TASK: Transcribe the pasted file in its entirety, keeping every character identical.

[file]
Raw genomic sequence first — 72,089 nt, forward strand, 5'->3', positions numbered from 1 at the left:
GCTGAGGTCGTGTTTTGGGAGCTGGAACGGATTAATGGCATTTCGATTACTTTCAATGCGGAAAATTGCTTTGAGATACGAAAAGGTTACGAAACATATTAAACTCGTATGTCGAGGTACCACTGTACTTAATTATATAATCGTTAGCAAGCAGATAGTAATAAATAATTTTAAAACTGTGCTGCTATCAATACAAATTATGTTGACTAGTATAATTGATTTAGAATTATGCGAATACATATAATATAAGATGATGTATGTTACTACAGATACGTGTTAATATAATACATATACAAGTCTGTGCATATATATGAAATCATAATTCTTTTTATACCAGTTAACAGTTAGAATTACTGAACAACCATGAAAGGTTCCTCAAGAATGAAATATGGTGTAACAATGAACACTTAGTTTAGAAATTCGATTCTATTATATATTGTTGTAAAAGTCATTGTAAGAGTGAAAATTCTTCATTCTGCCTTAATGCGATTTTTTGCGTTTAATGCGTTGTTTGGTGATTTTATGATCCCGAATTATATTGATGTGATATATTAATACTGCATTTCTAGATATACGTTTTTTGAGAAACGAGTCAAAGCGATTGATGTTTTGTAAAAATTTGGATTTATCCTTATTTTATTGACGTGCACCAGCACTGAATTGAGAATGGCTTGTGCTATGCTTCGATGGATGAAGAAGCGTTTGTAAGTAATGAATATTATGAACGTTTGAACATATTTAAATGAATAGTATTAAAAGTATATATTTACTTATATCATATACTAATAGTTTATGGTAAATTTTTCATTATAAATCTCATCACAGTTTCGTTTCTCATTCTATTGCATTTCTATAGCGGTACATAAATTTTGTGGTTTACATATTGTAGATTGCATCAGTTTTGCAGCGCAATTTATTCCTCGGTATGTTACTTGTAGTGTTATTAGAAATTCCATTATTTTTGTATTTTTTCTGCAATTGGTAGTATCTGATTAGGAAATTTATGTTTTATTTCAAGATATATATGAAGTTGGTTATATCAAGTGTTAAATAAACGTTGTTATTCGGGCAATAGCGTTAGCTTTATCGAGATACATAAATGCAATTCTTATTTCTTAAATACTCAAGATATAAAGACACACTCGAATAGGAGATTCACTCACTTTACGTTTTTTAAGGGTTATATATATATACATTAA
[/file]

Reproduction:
Raw genomic sequence first — 72,089 nt, forward strand, 5'->3', positions numbered from 1 at the left:
GCTGAGGTCGTGTTTTGGGAGCTGGAACGGATTAATGGCATTTCGATTACTTTCAATGCGGAAAATTGCTTTGAGATACGAAAAGGTTACGAAACATATTAAACTCGTATGTCGAGGTACCACTGTACTTAATTATATAATCGTTAGCAAGCAGATAGTAATAAATAATTTTAAAACTGTGCTGCTATCAATACAAATTATGTTGACTAGTATAATTGATTTAGAATTATGCGAATACATATAATATAAGATGATGTATGTTACTACAGATACGTGTTAATATAATACATATACAAGTCTGTGCATATATATGAAATCATAATTCTTTTTATACCAGTTAACAGTTAGAATTACTGAACAACCATGAAAGGTTCCTCAAGAATGAAATATGGTGTAACAATGAACACTTAGTTTAGAAATTCGATTCTATTATATATTGTTGTAAAAGTCATTGTAAGAGTGAAAATTCTTCATTCTGCCTTAATGCGATTTTTTGCGTTTAATGCGTTGTTTGGTGATTTTATGATCCCGAATTATATTGATGTGATATATTAATACTGCATTTCTAGATATACGTTTTTTGAGAAACGAGTCAAAGCGATTGATGTTTTGTAAAAATTTGGATTTATCCTTATTTTATTGACGTGCACCAGCACTGAATTGAGAATGGCTTGTGCTATGCTTCGATGGATGAAGAAGCGTTTGTAAGTAATGAATATTATGAACGTTTGAACATATTTAAATGAATAGTATTAAAAGTATATATTTACTTATATCATATACTAATAGTTTATGGTAAATTTTTCATTATAAATCTCATCACAGTTTCGTTTCTCATTCTATTGCATTTCTATAGCGGTACATAAATTTTGTGGTTTACATATTGTAGATTGCATCAGTTTTGCAGCGCAATTTATTCCTCGGTATGTTACTTGTAGTGTTATTAGAAATTCCATTATTTTTGTATTTTTTCTGCAATTGGTAGTATCTGATTAGGAAATTTATGTTTTATTTCAAGATATATATGAAGTTGGTTATATCAAGTGTTAAATAAACGTTGTTATTCGGGCAATAGCGTTAGCTTTATCGAGATACATAAATGCAATTCTTATTTCTTAAATACTCAAGATATAAAGACACACTCGAATAGGAGATTCACTCACTTTACGTTTTTTAAGGGTTATATATATATACATTAA